Matt and I are lucky, in that we agree on the goal of *living slightly below our means*. We don't want to deprive ourselves of the the fruits of our labors (i.e. we work hard and feel justified spending some of our money on indulgences), but we also don't want to feel stretched paying our bills at the end of the month.
We like thinking of ourselves as frugal.
Recently, John & Sherry at Young House Love posted an amazing commentary by John's dad about being frugal, in which he said: too often frugality is incorrectly viewed as “giving up,” when the real point of frugality is “getting what you really really want.” Many times I think the main point of frugality isn’t in “not buying;” the main point of frugality- and perhaps life- is to recognize what brings you the greatest rewards and to go enthusiastically for those things.
Matt and I don't mind being 'cheap' about some things (okay, many things) if that allows us to get the things we really want. Making a big purchase still hurts a little, but the sting of spending is lessened by knowing that we can afford our big purchase thanks to our savings in other areas.
[Also, please don't think that being frugal means we don't want all kinds of things--trust me, I want Everything (what can I say...I'm really susceptible to mass marketing)--but knowing what we really, really want makes it easier to say no to the things we only sort-of want.]
How Do We Do Frugality?
-I wear my natural haircolor (but you can bet I'm sure-as-heck getting highlights when I'm an attending in 6-8 years)
-We make lunches from scratch on Sunday and carry them to work every day
-We eat almost all of our meals at home, and when we do go out, we try to do brunch or lunch...it's cheaper
-Cooking vegetarian is cheap (as well as tasty)
-We work hard to eat the food we buy before it spoils (this sometimes leads to some really creative meals)
-We sell and buy on Craigslist...get money for things you no longer need / find great deals on new(to you) stuff
-We forgo DVR and also Netflix...there's plenty to entertain us on regular cable and the Internet.
-Everyone you know has a SmartPhone? Well, I have a DumbPhone...and it works fine (I just got a new-used phone [hand-me down from Matt, whose work bought him a shiny new phone], and thought I'd hit the jackpot because it has speaker-phone)
-We don't drink that much (seriously...alcohol is expensive...and contributes unfavorably to that mid-twenties spare-tire we've been trying to avoid)
-We wear our clothes for A Long Time...like, they get turned down by GoodWill
What Are We Saving For?
-New car for JLlo
-Trip to Hawaii for friends' wedding
-Trip to Hong Kong
-Redoing our kitchen and bathrooms
Sunday, May 23, 2010
As such, Matt and I felt excited to discuss and document some of our goals.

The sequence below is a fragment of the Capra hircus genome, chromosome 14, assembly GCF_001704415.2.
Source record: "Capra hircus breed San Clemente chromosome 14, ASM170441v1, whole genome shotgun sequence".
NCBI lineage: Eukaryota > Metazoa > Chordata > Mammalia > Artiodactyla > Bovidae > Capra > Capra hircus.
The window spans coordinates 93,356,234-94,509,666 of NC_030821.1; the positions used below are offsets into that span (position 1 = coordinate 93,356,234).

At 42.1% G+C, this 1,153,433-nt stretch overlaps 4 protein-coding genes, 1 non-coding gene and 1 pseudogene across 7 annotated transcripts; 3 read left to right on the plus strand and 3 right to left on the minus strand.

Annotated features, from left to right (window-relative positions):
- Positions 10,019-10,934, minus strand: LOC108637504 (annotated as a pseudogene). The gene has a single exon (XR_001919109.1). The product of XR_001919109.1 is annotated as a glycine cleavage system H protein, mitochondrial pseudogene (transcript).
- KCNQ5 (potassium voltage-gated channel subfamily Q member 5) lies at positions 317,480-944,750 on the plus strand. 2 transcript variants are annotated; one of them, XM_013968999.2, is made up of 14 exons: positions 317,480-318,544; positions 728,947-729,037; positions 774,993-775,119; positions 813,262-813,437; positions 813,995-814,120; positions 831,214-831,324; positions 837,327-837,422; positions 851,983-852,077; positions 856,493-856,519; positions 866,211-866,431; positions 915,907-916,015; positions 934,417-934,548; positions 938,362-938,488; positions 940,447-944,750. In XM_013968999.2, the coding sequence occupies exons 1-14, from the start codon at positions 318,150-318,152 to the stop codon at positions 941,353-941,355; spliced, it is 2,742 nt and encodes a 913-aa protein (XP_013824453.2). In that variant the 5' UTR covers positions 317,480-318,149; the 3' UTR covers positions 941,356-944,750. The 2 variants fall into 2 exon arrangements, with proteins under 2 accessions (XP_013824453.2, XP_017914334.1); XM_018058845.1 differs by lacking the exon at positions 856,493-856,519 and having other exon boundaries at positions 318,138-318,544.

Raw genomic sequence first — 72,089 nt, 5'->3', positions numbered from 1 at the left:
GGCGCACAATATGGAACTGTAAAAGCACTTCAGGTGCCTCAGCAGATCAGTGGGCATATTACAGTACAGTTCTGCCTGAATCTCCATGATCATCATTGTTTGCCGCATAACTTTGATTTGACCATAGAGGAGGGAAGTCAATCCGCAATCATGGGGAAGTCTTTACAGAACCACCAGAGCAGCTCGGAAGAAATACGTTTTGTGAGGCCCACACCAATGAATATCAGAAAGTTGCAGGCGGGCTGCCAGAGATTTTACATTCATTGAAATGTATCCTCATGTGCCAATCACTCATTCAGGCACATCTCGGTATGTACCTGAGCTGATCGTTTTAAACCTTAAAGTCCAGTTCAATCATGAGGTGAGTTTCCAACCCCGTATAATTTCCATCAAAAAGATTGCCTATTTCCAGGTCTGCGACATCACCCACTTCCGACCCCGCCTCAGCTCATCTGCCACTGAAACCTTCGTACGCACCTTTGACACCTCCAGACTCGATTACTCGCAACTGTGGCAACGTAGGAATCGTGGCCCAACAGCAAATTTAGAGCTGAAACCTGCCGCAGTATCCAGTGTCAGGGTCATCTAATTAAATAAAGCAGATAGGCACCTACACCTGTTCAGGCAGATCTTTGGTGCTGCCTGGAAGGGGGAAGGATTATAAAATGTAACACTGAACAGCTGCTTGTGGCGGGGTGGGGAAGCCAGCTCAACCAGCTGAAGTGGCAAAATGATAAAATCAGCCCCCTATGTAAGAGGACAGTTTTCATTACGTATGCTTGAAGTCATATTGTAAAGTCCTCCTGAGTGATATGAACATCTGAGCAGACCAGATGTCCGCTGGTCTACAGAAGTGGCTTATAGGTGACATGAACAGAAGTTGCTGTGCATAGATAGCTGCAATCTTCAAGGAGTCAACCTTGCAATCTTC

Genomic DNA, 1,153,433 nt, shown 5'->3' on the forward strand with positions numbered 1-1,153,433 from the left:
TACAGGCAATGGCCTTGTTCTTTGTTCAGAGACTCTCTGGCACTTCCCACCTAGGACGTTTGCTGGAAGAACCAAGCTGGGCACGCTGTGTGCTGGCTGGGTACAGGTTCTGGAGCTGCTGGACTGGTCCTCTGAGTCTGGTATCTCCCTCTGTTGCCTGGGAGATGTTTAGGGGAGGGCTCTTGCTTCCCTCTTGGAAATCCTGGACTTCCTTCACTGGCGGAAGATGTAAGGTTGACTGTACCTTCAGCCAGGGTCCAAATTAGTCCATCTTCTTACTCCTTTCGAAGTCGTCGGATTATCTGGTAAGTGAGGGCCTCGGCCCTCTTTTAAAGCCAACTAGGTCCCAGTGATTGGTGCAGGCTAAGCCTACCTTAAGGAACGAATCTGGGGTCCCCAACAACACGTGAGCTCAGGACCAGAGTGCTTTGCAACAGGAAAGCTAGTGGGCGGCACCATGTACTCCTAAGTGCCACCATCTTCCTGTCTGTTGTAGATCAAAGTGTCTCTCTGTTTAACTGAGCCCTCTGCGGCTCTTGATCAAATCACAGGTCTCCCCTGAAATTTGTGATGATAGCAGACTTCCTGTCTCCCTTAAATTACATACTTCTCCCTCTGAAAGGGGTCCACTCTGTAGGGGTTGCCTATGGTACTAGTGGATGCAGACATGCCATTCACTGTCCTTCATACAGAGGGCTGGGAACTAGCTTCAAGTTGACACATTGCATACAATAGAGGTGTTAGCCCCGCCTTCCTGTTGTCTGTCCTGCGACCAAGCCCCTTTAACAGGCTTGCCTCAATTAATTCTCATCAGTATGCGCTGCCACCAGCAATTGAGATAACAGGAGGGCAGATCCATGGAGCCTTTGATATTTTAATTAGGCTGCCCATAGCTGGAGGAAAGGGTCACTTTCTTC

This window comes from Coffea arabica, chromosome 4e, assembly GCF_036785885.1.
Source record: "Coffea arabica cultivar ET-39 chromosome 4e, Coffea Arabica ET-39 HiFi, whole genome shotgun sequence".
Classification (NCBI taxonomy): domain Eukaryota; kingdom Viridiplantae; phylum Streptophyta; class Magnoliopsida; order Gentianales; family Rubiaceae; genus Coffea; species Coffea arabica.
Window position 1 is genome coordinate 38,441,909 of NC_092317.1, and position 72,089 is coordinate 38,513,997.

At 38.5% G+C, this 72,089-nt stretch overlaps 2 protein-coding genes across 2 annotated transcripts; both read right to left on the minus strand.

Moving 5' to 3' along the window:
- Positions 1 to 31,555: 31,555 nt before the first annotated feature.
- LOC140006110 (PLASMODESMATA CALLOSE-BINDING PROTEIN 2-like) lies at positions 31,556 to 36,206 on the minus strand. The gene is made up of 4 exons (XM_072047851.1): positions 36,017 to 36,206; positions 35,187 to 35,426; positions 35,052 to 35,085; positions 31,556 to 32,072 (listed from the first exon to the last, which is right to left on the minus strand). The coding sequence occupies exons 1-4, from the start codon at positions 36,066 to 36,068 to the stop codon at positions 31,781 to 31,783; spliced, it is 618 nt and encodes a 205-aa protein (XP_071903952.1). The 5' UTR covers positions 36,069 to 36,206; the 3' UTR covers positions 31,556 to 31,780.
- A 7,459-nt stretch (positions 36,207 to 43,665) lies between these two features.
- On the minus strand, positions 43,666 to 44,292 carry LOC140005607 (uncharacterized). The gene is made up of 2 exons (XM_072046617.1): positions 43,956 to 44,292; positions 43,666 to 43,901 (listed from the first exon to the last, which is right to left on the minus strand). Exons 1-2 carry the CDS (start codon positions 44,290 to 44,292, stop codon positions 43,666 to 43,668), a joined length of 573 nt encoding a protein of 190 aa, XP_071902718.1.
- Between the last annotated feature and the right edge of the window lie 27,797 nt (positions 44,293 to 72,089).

We tried to focus our goals in 4 areas: Personal, Professional, Financial, & Family. As an organizational strategy, we made short-term goals (one year), mid-term goals (six years, to coincide with the end of my residency training), and long-term goals.
We tried to keep our goals manageable and not write too many...our thought is, it's better to write a small number of goals and achieve them, then write more even-bigger goals, rather than pick too many right away and become discouraged.
Setting long-terms goals was a particular challenge to us, since we don't really know what we're doing with our lives...I don't know what kind of Urology I want to practice, or even whether I want to stay in academic medicine versus go into private practice...and Matt feels similarly about his law career. So, our long-term goals are sparse now, but we are looking forward to filling them in as our future becomes more clear.
One Year Goals
- Jessica: Exercise at least twice per week throughout intern year
- Matt: Form new band
- Matt: Workout 2+ times per week
- Both: Take Mitchell to dog park at least twice/month
- Both: Save at least $XXX every month (aim for $XXXX)
- Jessica: Read educational material for at least 12 minutes per day, 5x/week
- Matt: Have a trial of my own
- Matt: Have my own client
- Jessica: Walk Mitchell or eat dinner with Matt at least 2x/week
- Matt: Devise and implement floral landscaping plan for our house
- Both: Learn to play tennis
Six Year Goals
- Jessica: Run 2nd marathon during research year
- Matt: Record an album of original music in a recording studio
- Matt: Assemble a custom bass guitar
- Jessica: Finish residency with at least $XXk in savings
- Matt: Have at least $XXk in dedicated retirement savings
- Matt: Earn raises equal to at least $XXk above starting salary
- Jessica: Read and study strategically to pass the American Board of Urology licensing exam
- Jessica: Publish 5 articles during residency
- Matt: Be on the 'partner track'
- Both: Renovate/update kitchen and both bathrooms
- Both: Host get-together at our home at least once per month
- Both: Plan big vacation to celebrate the end of residency
- Both: Have decent furniture and establish an appealing design aesthetic
- Jessica: be financially able to retire by age 55
- Matt: pay off student loans by age 36
- Jessica: become an attending physician
- Both: Budget for and find a professional housekeeper/cleaner
- Both: Acquire a papillon. Name it 'Shoelace'
Wednesday, May 19, 2010
More modern use, especially in the US, refers to a person's heyday when one was at the peak of his/her abilities.